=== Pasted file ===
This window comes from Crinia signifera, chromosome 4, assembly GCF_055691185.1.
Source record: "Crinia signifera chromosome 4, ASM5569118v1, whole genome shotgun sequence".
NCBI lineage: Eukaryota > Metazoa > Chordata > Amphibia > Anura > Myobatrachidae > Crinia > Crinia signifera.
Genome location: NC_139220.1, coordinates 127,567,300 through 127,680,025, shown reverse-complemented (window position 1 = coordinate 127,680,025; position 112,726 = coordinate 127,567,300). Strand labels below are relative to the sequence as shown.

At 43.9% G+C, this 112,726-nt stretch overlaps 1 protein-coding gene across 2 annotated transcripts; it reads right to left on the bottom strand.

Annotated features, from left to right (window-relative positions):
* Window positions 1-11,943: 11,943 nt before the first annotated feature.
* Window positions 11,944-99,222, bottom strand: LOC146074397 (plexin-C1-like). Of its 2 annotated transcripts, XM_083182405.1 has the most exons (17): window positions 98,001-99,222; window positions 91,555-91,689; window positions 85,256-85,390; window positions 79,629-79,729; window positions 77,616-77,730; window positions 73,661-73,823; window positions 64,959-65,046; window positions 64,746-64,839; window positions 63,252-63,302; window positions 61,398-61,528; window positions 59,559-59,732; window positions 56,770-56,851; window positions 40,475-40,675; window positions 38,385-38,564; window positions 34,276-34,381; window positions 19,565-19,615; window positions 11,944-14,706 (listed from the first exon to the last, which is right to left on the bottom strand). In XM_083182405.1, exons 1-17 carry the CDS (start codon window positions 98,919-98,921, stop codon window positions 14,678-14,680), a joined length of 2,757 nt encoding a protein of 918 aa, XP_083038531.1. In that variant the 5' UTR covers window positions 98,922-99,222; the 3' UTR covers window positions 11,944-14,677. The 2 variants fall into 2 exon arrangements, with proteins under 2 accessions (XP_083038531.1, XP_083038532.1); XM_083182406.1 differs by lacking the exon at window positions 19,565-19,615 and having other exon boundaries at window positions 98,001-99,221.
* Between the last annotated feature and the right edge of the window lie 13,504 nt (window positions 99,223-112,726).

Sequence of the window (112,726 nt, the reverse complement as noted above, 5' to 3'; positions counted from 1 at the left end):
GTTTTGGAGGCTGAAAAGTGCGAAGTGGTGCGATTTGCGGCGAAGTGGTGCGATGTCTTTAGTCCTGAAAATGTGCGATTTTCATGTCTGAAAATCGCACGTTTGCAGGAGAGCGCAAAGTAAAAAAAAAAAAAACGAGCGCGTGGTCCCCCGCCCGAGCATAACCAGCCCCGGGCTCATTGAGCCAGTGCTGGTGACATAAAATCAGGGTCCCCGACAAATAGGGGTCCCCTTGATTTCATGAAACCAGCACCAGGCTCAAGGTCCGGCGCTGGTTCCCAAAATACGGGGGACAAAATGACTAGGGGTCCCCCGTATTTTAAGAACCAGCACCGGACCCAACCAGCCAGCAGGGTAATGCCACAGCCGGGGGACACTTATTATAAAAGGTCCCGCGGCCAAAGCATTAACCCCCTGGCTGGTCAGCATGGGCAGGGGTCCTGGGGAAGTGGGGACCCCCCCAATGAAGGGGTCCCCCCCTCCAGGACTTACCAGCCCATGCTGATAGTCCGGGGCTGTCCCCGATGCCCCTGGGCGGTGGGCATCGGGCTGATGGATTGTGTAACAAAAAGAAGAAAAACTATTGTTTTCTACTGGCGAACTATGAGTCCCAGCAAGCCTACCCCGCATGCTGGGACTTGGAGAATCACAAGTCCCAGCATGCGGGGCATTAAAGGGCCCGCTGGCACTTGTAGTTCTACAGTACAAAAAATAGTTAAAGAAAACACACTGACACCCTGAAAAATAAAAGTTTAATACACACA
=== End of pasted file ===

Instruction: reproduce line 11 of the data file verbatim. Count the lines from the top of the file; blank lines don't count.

GTTTTGGAGGCTGAAAAGTGCGAAGTGGTGCGATTTGCGGCGAAGTGGTGCGATGTCTTTAGTCCTGAAAATGTGCGATTTTCATGTCTGAAAATCGCACGTTTGCAGGAGAGCGCAAAGTAAAAAAAAAAAAAACGAGCGCGTGGTCCCCCGCCCGAGCATAACCAGCCCCGGGCTCATTGAGCCAGTGCTGGTGACATAAAATCAGGGTCCCCGACAAATAGGGGTCCCCTTGATTTCATGAAACCAGCACCAGGCTCAAGGTCCGGCGCTGGTTCCCAAAATACGGGGGACAAAATGACTAGGGGTCCCCCGTATTTTAAGAACCAGCACCGGACCCAACCAGCCAGCAGGGTAATGCCACAGCCGGGGGACACTTATTATAAAAGGTCCCGCGGCCAAAGCATTAACCCCCTGGCTGGTCAGCATGGGCAGGGGTCCTGGGGAAGTGGGGACCCCCCCAATGAAGGGGTCCCCCCCTCCAGGACTTACCAGCCCATGCTGATAGTCCGGGGCTGTCCCCGATGCCCCTGGGCGGTGGGCATCGGGCTGATGGATTGTGTAACAAAAAGAAGAAAAACTATTGTTTTCTACTGGCGAACTATGAGTCCCAGCAAGCCTACCCCGCATGCTGGGACTTGGAGAATCACAAGTCCCAGCATGCGGGGCATTAAAGGGCCCGCTGGCACTTGTAGTTCTACAGTACAAAAAATAGTTAAAGAAAACACACTGACACCCTGAAAAATAAAAGTTTAATACACACA